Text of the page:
“The time of politics,” Aung San Suu Kyi said last year, “is a long time.”
Now the Burmese reformer is in Europe for the first time in 24 years, 15 of those years she spent under house arrest in Myanmar (Burma). And she is getting a red-carpet reception and plaudits fit for a moral statesperson on the scale of Nelson Mandela, who also waited decades to leave jail in apartheid South Africa.
Ms. Aung San Suu Kyi spoke this morning in Geneva, amid ebullient applause, to the International Labor Organization, which yesterday lifted its restrictions on Myanmar's participation in the orgranization. She appealed for aid to help democratic reform in her country, which has seen political opening in the past year.
During the next 16 days, the Nobel laureate will visit Norway, Ireland, Britain, and France. But she arrives at a somewhat distressed time for Europe, which hasn’t seen a lot of good news of late. It is a time of austerity, of diminished dreams and ideals, of a return to national interests – and where Greek elections Sunday could further propel a fraying of Europe’s post-war idea of openness and togetherness. Regardless, Aung San Suu Kyi has said since her arrival that she has a great deal to learn from a Europe that she has not visited since before the fall of the Berlin Wall.
Indeed, the last time she visited there were no smart phones, no iPads or apps, no GPS. Financial derivatives had not been invented, Spain was still emerging from the Franco era, and “Brics” just looked like a misspelling. The European Union of 27 nations did not exist. The European community was made up of 12 nations.
Yet while Aung San Suu Kyi may have a Rip van Winkle-sized learning curve, many cosmopolitan Europeans believe there is also something essential to learn from The Lady (as she is also known in Myanmar).
Weakness into strength
“The French and the Europeans admire her because she showed how to turn weakness into strength with a few moral principles unflinchingly declared and held to,” says Karim Emile Bitar a senior fellow at the Institute for International and Strategic Affairs. “That is what technocratic Europe needs more of. She is in the tradition of Gandhi, Mandela, and Havel, a lighthouse in a foggy world … a simple but not simplistic moral clarity. There is something spiritual about her, and Europe needs something ‘spiritual’ today.”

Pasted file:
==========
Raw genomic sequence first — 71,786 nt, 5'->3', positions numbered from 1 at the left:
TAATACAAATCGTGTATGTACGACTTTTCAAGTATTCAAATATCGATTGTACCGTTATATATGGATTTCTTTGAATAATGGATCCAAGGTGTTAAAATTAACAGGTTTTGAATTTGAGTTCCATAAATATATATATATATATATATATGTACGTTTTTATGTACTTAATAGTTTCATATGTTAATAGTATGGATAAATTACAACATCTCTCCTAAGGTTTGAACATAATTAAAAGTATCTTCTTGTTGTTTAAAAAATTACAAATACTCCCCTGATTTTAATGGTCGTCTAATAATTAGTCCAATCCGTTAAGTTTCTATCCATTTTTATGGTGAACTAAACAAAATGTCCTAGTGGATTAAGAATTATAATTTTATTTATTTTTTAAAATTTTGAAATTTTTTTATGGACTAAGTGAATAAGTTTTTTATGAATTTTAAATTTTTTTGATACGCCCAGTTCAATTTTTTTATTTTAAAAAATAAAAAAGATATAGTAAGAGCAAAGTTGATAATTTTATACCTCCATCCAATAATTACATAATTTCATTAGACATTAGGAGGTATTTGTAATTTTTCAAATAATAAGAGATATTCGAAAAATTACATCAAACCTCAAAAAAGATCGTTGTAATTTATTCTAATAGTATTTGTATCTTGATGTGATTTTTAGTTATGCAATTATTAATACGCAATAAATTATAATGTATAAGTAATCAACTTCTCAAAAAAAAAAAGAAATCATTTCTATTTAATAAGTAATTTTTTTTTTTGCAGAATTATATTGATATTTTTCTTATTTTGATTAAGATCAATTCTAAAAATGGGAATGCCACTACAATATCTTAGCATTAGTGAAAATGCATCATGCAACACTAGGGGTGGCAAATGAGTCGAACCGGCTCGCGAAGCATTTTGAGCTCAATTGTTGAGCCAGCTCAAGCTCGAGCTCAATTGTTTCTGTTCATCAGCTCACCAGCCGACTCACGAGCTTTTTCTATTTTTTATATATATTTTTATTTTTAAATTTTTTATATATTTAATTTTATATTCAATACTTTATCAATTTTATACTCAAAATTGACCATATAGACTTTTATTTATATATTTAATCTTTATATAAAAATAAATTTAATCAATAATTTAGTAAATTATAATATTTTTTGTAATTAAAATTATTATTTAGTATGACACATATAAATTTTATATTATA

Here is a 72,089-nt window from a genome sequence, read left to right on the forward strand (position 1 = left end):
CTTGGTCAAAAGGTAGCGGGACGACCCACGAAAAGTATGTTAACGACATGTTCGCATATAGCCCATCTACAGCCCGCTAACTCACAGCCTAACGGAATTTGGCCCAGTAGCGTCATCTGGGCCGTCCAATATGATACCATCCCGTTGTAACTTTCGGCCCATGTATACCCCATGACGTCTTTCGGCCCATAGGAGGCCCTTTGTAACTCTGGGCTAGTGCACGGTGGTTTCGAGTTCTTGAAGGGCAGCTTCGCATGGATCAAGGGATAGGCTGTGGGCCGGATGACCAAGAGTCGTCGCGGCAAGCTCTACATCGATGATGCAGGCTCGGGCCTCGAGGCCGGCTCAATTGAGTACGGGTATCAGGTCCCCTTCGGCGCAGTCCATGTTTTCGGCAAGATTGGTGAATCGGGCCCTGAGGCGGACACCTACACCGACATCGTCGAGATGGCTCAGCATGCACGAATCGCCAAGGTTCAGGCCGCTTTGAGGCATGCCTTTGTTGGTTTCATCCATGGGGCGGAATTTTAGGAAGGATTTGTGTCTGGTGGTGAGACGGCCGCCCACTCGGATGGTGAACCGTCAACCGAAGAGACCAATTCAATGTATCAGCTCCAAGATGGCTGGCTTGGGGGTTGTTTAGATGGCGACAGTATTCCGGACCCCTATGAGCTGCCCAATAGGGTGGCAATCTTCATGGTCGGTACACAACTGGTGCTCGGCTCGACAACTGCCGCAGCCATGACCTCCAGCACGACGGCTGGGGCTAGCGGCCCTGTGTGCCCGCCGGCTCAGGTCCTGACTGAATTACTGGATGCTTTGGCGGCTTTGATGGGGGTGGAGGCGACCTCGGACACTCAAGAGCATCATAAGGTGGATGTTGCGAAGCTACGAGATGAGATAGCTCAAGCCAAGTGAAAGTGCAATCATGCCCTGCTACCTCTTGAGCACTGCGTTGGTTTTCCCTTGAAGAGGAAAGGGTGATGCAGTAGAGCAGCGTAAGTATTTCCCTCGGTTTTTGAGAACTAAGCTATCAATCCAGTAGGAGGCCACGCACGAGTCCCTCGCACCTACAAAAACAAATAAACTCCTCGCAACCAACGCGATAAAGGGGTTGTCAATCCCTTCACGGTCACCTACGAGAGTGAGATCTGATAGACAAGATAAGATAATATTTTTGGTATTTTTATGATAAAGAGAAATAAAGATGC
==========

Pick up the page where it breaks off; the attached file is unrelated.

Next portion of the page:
In Oslo this weekend Aung San Suu Kyi will give the 1991 Nobel acceptance speech she was not able to deliver while under house arrest in Myanmar (her son spoke on her behalf). She’ll then travel to Dublin to accept Amnesty International’s “Ambassador of Conscience” title from U2’s Bono, who is reportedly lending his jet to fly her from Oslo. Then she will head to London to address both Houses of Parliament and possibly meet her grandchildren, whom she has never met. At the end of her trip she is slated to come to France, the country in Europe that most speaks of the universal human rights that Aung San Suu Kyi embodies, and that played a key role in lifting sanctions on Myanmar.
Aung San Suu Kyi’s approach to human and civil rights is “gradual, step-by-step, nonviolent, but not soft. Persistent. This is what we can learn from her,” write Stephane Hessel and Frederic Debomy in a their book, “Resistance: Toward a Free Burma,” in which Aung San Suu Kyi participates in a dialogue. (Under house arrest, Aung San Suu Kyi has reportedly learned French by watching movies smuggled into her home).
Aung San Suu Kyi’s father was a leader of Myanmar but was killed when Aung San Suu Kyi was 2. She has epitomized nonviolent resistance to the military junta that crushed the pro-democracy movement in Myanmar in 1988 in which Aung San Suu Kyi, known as the “Steel Butterfly,” appeared certain to emerge as a paramount leader of reform.
She refused to leave Myanmar while under arrest – even as her husband, a British scholar of Tibet, fell ill and died – based on her belief that she would not be allowed back in.
Now a member of the Burmese parliament, Aung San Suu Kyi must negotiate the international area more as a national leader and less as a figure of regime opposition, notes a Financial Times editorial this morning.
"What I would like to see for our country is democracy-friendly development growth,” she said in Geneva today. “I would like to call for aid and investment that will strengthen the democratization process by promoting social and economic progress that is beneficial to political reform."